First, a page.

We all tend to think of ‘mistreatment’ or ‘neglect’ as being principally associated with emaciated, underfed animals, and this is too often true.  Another thing that is true is that we often feel frustrated by the amount of time it takes us meticulously to record information about the animals we examine and treat.  It is easy to wonder whether we shouldn’t just forget the data gathering and concentrate on the ‘hands on’ part of our work.  We’d probably be able to fit a couple more cases into the time we have available.  So why don’t we?  Well, the data can provide us with an understanding of underlying trends that we would miss if we didn’t have them.  And identifying these is crucial to targeting our work effectively so that we can be sure we’re delivering welfare support where it’s needed most. This is particularly important when it comes to our Equine Project.  

If you do an internet search for “overweight donkey Greece” you’ll find countless images of overweight tourists riding donkeys and mules up the steps of the caldera in Santorini.  (This is an old problem that we and others have been campaigning to resolve.  Thankfully, as a result, the Santorini muleteers are much more aware of their responsibilities to their animals these days).  What you won’t find are images of overweight equidae (horses, donkeys, and mules).  Nevertheless the records we kept of the ‘Body Condition Score’ of every equid we examined and cared for last year reveal a surprising truth:  While we assessed most (64%) of the animals as in “good” condition, and very few (8%) as either “poor” or “moderate”, more than a quarter (28%) were either “overweight” or “obese”! 

But why? And why does it matter?

We think that, although some owners are proud of having a round, fat, riding horse, and others show how much they care about their animals by providing them with more feed than they need,  the answer lies mainly in the changes in agricultural practices that have been taking place throughout Greece in recent decades.  People are moving off the land; the older generation is retiring, and better roads are enabling farm vehicles to reach previously inaccessible areas.  All these factors mean that a large number of what used to be working animals are now retired or semi-retired and are standing idly around in fields and stables.  But too many of them are still being fed the same high carbohydrate grain they needed when they were getting a lot more exercise, so they’re piling on the pounds!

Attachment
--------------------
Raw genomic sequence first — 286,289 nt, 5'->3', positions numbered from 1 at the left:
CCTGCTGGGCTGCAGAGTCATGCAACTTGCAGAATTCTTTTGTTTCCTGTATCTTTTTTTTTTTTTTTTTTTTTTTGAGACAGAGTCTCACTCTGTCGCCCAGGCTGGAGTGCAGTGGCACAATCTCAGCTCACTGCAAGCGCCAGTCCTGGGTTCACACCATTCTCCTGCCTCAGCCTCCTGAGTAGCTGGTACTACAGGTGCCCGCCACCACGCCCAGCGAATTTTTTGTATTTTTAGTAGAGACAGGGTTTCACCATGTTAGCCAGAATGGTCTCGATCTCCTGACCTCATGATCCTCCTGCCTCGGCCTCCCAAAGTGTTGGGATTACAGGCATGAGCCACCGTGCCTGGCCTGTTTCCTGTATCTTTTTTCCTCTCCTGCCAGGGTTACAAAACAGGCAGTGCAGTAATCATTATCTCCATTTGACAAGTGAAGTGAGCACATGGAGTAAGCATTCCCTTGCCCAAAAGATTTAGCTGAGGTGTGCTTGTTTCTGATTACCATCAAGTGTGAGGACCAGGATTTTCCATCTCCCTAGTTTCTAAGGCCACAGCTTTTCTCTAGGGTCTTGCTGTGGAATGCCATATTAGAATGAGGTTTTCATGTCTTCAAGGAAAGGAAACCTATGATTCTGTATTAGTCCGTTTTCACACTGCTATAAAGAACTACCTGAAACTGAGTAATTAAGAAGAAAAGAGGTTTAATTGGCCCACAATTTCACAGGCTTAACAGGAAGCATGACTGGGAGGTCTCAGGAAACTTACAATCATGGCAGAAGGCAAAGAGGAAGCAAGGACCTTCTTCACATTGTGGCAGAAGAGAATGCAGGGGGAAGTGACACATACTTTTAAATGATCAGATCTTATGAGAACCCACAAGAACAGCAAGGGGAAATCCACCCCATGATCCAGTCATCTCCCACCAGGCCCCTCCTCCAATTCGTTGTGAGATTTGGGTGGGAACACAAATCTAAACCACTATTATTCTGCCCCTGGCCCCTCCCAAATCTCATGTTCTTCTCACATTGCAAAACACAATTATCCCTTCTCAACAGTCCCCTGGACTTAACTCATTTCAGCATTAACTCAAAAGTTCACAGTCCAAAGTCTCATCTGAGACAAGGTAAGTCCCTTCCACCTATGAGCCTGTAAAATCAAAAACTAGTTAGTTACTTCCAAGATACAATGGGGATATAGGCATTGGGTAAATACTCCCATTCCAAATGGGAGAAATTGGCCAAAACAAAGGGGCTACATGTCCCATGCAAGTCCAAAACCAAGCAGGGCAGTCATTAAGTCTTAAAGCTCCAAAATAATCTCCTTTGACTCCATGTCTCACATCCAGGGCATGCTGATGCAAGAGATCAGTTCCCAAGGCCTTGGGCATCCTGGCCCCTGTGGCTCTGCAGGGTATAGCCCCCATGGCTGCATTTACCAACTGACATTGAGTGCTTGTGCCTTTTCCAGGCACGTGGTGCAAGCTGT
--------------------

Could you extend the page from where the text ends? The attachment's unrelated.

As is the case for us, humans, being overweight brings with it a range of health challenges.  The one that perhaps affects an equid’s quality of life most, is laminitis.

The condition can be treated if caught early but if it is left, it can lead to the need to euthanise an animal.  Laminitis (also known as Founder), which is a condition of the hoof, can have a number of causes, but a diet high in carbohydrates is certainly one of the major ones. The soft tissues (laminae) that keep the lowest bone of the leg comfortably ‘suspended’ within the protective wall of the hoof, become inflamed and eventually break down to the point where the bone rotates and sinks downwards, putting great pressure on the sole and, in the most severe cases, even penetrating it.  The pain can become excruciating and then euthanasia is the only humane option for the suffering animal.   The members of our Equine Team always take time to explain to owners how to prevent or treat laminitis and can occasionally get surprisingly ‘robust’ with the dietary advice they offer.  We’re glad they do, because, for every animal that benefits, it can mean the difference between walking on hot coals and walking on air!

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